IPsec provides general purpose networking security which is transparent to applications. This is ideal for supplying the capability to those networking applications that don't have cryptography built-in. IPsec provides for more than Virtual Private Networking (VPN) deployments where the technology is often first encountered.

Performance Landscape

Performance was measured using the AES-256-CCM cipher in megabits per second (Mb/sec) aggregate over sufficient numbers of TCP/IP streams to achieve line rate threshold (SPARC T4 processor) or drive a peak throughput (Intel Xeon X5690).

Processor GHz AES Decrypt AES Encrypt
B/W (Mb/sec) CPU Util Streams B/W (Mb/sec) CPU Util Streams
– Peak performance
SPARC T4 2.85 9,800 23% 96 9,800 20% 78
Intel Xeon X5690 3.46 8,000 83% 4,700 81%
– Load at which SPARC T4 processor performance crosses 9000 Mb/sec
SPARC T4 2.85 9,300 19% 17 9,200 15% 17
Intel Xeon X5690 3.46 4,700 41% 3,200 47%

Configuration Summary

SPARC Configuration:

SPARC T4-1 server
1 x SPARC T4 processor 2.85 GHz
128 GB memory
Oracle Solaris 11
Single 10-Gigabit Ethernet XAUI Adapter

Intel Configuration:

Sun Fire X4270 M2
1 x Intel Xeon X5690 3.46 GHz, Hyper-Threading and Turbo Boost active
48 GB memory
Oracle Solaris 11
Sun Dual Port 10GbE PCIe 2.0 Networking Card with Intel 82599 10GbE Controller

Driver Systems Configuration:

2 x Sun Blade 6000 chassis each with
1 x Sun Blade 6000 Virtualized Ethernet Switched Network Express Module 10GbE (NEM)
10 x Sun Blade X6270 M2 server modules each with
2 x Intel Xeon X5680 3.33 GHz, Hyper-Threading and Turbo Boost active
48 GB memory
Oracle Solaris 11
Dual 10-Gigabit Ethernet Fabric Expansion Module (FEM)

Benchmark Configuration:

Netperf 2.4.5 network benchmark adapted for testing bandwidth of multiple streams in aggregate.

Benchmark Description

The results here are derived from runs of the Netperf 2.4.5 benchmark. Netperf is a client/server benchmark measuring network performance providing a number of independent tests, including the TCP streaming bandwidth tests used here.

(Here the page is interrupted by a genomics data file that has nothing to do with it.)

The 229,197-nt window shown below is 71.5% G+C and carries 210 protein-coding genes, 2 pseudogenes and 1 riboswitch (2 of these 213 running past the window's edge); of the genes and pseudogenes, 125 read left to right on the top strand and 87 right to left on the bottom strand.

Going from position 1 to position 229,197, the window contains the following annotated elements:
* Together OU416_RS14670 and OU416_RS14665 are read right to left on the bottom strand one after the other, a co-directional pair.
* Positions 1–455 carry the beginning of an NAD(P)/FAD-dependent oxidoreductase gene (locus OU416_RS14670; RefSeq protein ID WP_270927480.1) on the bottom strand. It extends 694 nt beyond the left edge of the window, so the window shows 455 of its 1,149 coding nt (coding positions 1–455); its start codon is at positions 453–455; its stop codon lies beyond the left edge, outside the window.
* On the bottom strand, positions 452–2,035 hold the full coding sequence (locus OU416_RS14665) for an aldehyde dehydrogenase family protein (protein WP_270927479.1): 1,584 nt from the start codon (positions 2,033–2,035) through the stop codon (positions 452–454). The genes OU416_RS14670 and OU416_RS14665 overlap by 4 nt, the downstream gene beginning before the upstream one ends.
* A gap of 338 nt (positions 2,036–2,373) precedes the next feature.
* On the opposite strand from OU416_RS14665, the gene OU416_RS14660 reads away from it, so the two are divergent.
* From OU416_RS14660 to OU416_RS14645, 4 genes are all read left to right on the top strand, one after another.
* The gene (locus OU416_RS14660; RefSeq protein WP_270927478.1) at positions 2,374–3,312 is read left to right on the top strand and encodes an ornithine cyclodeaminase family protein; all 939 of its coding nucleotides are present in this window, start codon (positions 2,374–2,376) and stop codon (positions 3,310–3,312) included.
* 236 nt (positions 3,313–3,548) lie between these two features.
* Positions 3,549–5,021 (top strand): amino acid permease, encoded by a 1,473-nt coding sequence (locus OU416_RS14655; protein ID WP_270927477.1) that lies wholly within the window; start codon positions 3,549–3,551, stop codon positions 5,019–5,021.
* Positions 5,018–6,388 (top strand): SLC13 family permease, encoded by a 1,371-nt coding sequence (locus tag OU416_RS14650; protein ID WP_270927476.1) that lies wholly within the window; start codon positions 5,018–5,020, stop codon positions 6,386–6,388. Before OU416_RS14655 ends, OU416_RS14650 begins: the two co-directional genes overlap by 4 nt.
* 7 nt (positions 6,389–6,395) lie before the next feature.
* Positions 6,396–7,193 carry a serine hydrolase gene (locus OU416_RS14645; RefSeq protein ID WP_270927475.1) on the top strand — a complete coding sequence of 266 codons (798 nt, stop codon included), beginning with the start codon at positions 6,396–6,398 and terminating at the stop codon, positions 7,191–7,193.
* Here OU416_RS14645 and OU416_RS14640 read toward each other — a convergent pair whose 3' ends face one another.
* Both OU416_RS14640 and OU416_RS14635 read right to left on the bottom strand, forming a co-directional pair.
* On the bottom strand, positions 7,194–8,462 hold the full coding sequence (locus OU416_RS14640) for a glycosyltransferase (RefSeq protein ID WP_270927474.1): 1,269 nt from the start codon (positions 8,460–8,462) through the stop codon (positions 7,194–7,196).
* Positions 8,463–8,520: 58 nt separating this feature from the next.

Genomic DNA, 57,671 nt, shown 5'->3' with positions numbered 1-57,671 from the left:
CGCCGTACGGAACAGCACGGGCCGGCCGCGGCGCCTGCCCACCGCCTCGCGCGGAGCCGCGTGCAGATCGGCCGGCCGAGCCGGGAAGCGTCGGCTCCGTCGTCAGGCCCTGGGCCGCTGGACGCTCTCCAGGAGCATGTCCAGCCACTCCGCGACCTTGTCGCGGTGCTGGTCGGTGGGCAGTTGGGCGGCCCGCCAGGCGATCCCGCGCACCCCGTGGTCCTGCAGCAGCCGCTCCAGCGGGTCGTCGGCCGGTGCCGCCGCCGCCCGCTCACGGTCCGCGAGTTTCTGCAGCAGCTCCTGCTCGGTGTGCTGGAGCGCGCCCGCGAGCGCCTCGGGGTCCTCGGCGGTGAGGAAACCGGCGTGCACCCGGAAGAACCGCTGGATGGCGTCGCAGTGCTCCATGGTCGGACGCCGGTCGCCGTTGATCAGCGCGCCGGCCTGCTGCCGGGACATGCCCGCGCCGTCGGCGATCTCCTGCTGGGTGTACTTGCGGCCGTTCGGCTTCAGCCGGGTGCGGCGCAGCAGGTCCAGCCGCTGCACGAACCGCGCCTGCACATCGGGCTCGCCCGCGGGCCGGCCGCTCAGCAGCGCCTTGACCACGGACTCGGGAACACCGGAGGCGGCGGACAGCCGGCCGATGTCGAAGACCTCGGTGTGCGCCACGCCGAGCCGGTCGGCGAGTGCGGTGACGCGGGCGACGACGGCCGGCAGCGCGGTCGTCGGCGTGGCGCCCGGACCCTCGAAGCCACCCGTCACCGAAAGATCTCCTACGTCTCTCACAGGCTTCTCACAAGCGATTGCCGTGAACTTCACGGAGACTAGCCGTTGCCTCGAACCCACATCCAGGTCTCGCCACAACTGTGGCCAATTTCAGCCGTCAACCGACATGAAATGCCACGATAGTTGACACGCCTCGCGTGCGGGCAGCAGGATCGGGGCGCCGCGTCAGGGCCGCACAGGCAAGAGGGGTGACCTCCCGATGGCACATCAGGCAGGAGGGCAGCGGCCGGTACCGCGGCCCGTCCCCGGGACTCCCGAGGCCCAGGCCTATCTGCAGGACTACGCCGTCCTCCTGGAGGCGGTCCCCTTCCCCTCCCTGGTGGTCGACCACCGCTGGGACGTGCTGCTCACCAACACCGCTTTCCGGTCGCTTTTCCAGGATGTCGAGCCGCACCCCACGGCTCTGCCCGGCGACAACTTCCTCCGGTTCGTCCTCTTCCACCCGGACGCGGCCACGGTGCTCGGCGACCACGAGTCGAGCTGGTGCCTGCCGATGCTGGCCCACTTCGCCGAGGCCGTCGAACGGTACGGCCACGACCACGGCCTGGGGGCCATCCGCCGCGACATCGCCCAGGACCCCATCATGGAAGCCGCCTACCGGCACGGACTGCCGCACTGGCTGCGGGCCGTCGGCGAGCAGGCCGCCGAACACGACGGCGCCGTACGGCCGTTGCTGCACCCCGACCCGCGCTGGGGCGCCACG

Netperf is, however, a single network stream benchmark and to demonstrate peak network bandwidth over a 10 GbE line under encryption requires many streams.

The Netperf documentation provides an example of using the software to drive multiple streams. The example is not sufficient to develop the workload because it does not scale beyond a single driver node which limits the processing power that can be applied. This subsequently limits how many full bandwidth streams can be supported. We chose to have a single server process on the target system (containing either the SPARC T4 processor or the Intel Xeon processor) and to spawn one or more Netperf client processes each across a cluster of the driver systems. The client processes are managed by the mpirun program of the Oracle Message Passing Toolkit.

Tabular results include aggregate bandwidth and CPU utilization. The aggregate bandwidth is computed by dividing the total traffic of the client processes by the overall runtime. CPU utilization on the target system is the average of that reported by all of the Netperf client processes.

IPsec is configured in the operating system of each participating server transparently to Netperf and applied to the dedicated network connecting the target system to the driver systems.

Key Points and Best Practices

  • Line speed is defined as data bandwidth within 10% of theoretical maximum bit rate of network line. For 10 GbE greater than 9000 Mb/sec bandwidth is defined as line speed.

  • IPsec provides network security that is configured completely in the operating system and is transparent to the application.

  • Peak bandwidths under IPsec are achieved only in aggregate with multiple client network streams to the target server.

  • Oracle Solaris receiver fanout must be increased from the default to support the large numbers of streams at quoted peak rates.

  • The ixgbe network driver relevant on servers with Intel 82599 10GbE controllers (driver systems and Intel Xeon target system) was limited to only a single receiver queue to maximize utilization of extra fanout.

  • IPsec is configured to make a unique security association (SA) for each connection to avoid a bottleneck over the large stream counts.

  • Jumbo frames are enabled (MTU of 9000) and network interrupt blanking (sometimes called interrupt coalescence) is disabled.

  • The TCP streaming bandwidth tests, which run continuously for minutes and multiple times to determine statistical significance, are configured to use message sizes of 1,048,576 bytes.

  • IPsec configuration defines that each SA is established through the use of a preshared key and Internet Key Exchange (IKE).

  • IPsec encryption uses the Solaris Cryptographic Framework which applies the appropriate accelerated provider on both the SPARC T4 processor and the Intel Xeon processor.

  • There is no need to configure a specific authentication algorithm for IPsec. With the Encapsulated Security Payload (ESP) security protocol and choosing AES-256-CCM for the encryption algorithm, the encapsulation is self-authenticating.

See Also

Disclosure Statement

Copyright 2011, Oracle and/or its affiliates. All rights reserved. Oracle and Java are registered trademarks of Oracle and/or its affiliates. Other names may be trademarks of their respective owners. Results as of 9/26/2011.

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BestPerf is the source of Oracle performance expertise. In this blog, Oracle's Strategic Applications Engineering group explores Oracle's performance results and shares best practices learned from working on Enterprise-wide Applications.